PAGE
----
Provisions of FCC faxing rule postponed

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The AVMA has received inquiries from members about a new rule from the Federal Communications Commission that would prohibit the faxing of "unsolicited advertisements."

The rule would ban faxing information or promotional material concerning products, services, and events for which a fee is charged, without the written, signed consent of the person to whom the material is being sent. To view the rule, log on to and scroll to paragraph 185.

Originally, the rule was to take effect Aug. 25 of this year, but on Aug. 18, the FCC extended the effective date until Jan. 1, 2005 after receiving complaints from the business community and associations.

Under the rule, telephone, e-mail, and faxed requests for information do not qualify as signed, written consent. There must be specific signed, written consent to receive solicitations by fax at a designated fax number. The rule is applicable to association members. Individuals and businesses that receive unsolicited faxes have a "private right of action" that allows them to take the faxer to court and be awarded $500 per violation. The FCC has authority to fine faxers up to $11,000 per offense.

Although most provisions were delayed until 2005, one of the two exceptions the FCC has allowed to its rule against unsolicited ad faxes could change sooner. Businesses have been allowed to send ad faxes to recipients with whom they have an "established business relationship." In a Report and Order adopted June 26 that made certain changes to the rules and regulations implementing the Telephone Consumer Protection Act, the FCC revised this definition. If the Office of Management and Budget approves the new definition and it is published in the Federal Register, the newly defined exception would impose time limits on the exception.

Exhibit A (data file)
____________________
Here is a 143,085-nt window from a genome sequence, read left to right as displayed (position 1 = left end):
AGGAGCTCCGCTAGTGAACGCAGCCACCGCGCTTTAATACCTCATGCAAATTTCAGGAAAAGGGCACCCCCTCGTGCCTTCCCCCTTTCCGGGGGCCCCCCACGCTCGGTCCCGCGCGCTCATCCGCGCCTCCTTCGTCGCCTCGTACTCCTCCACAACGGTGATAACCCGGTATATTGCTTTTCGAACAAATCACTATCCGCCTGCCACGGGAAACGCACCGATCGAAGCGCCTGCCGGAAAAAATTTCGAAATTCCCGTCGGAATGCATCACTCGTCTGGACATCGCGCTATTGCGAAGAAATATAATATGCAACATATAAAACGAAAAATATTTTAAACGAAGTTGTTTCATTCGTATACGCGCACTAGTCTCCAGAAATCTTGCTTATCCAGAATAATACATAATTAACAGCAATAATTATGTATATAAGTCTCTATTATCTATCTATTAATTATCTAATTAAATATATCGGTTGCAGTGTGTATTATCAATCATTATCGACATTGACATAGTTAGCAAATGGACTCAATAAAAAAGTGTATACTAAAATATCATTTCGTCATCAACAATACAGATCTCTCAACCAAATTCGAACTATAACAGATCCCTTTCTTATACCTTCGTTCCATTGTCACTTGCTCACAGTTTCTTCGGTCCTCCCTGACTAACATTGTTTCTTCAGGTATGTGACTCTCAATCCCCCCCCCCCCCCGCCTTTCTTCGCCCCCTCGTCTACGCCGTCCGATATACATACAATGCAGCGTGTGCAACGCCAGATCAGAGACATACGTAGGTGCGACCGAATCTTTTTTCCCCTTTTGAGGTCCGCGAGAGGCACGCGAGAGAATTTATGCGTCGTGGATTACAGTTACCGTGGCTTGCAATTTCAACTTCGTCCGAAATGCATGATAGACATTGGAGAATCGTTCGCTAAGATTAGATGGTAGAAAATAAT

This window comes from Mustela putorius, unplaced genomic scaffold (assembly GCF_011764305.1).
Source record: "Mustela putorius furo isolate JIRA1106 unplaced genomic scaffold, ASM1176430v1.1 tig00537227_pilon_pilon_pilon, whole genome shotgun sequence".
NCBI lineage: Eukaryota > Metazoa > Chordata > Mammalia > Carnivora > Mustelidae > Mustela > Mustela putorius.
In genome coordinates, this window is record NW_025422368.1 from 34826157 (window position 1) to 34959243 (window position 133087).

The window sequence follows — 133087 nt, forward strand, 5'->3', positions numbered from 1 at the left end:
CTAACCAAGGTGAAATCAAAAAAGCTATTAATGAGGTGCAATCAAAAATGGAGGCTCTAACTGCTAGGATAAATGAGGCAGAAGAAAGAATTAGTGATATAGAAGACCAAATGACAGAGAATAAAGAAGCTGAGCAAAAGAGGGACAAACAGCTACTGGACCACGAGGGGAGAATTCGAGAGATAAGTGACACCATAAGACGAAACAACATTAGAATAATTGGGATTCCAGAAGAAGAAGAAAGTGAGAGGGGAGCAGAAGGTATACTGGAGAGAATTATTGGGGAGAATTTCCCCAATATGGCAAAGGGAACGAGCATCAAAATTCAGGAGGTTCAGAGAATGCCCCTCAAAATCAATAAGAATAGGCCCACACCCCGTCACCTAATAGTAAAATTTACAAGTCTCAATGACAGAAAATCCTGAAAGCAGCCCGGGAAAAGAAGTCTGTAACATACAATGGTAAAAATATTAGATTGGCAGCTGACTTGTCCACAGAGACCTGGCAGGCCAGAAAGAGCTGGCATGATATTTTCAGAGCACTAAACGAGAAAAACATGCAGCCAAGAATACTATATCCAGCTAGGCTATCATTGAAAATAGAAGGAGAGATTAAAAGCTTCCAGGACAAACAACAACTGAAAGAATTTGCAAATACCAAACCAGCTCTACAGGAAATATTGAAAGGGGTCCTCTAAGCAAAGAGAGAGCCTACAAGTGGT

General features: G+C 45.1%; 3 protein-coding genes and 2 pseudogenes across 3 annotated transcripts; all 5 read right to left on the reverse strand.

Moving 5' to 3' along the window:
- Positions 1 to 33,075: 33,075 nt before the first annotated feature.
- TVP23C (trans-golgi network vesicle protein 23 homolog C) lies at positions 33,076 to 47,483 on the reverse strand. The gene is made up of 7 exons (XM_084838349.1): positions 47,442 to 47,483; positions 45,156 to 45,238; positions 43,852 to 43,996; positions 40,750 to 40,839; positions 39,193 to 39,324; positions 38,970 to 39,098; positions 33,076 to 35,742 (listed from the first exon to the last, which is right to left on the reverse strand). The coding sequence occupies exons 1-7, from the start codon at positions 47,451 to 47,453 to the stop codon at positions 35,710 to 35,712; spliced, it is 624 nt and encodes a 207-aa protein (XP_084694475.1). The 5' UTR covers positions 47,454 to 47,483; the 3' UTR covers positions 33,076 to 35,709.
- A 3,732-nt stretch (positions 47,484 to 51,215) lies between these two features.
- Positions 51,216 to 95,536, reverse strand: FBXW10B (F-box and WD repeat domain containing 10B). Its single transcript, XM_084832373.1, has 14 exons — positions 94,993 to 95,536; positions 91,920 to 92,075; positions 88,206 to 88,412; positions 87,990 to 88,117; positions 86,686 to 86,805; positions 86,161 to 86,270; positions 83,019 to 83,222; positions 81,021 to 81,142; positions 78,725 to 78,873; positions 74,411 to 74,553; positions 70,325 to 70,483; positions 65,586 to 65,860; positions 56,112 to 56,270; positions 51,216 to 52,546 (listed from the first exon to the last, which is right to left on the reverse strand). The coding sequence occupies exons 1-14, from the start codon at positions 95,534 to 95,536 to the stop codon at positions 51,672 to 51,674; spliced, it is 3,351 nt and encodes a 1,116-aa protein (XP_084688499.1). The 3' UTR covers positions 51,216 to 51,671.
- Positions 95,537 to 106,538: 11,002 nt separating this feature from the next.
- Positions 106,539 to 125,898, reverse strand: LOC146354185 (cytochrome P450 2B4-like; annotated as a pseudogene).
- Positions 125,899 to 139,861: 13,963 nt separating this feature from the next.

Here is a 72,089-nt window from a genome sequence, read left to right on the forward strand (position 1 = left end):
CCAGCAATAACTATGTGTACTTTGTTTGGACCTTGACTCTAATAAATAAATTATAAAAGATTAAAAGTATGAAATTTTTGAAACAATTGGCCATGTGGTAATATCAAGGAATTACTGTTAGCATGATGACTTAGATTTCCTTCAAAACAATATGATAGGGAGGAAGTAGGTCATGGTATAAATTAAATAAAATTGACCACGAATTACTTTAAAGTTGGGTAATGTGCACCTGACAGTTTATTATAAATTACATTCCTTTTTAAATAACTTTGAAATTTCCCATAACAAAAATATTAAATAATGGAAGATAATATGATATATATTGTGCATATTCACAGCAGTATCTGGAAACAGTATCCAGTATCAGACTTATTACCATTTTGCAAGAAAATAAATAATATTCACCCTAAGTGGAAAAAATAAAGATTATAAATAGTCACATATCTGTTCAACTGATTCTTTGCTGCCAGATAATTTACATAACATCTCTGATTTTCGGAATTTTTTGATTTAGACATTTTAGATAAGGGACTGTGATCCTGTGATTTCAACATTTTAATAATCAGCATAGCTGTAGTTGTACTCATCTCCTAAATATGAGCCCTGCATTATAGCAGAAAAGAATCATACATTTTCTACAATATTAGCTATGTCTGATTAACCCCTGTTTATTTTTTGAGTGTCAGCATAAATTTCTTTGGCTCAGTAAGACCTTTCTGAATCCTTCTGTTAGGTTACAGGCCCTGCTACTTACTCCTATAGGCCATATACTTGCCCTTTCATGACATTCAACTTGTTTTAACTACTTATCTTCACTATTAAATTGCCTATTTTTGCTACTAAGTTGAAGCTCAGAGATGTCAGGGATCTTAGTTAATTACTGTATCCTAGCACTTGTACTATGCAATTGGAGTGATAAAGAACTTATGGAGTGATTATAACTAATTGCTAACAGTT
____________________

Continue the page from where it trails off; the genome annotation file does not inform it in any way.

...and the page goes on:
Some practitioners became aware of the rule when distributors began asking them for permission to continue faxing them their specials and other materials. That prompted some veterinarians to contact the AVMA, asking about the status of the rule and whether it applies to unsolicited faxes from other sources.

The FCC's Aug. 18 stay order suggests the postponement was granted to allow time for compliance with the new regulations. Unless the FCC decides to revise them, they will be implemented. The U.S. Chamber of Commerce will continue to lobby the FCC and Capitol Hill against the rule, which it sees as unreasonable and creating an unnecessary paperwork burden. Debate is also expected from the American Society of Association Executives and others. For more information, visit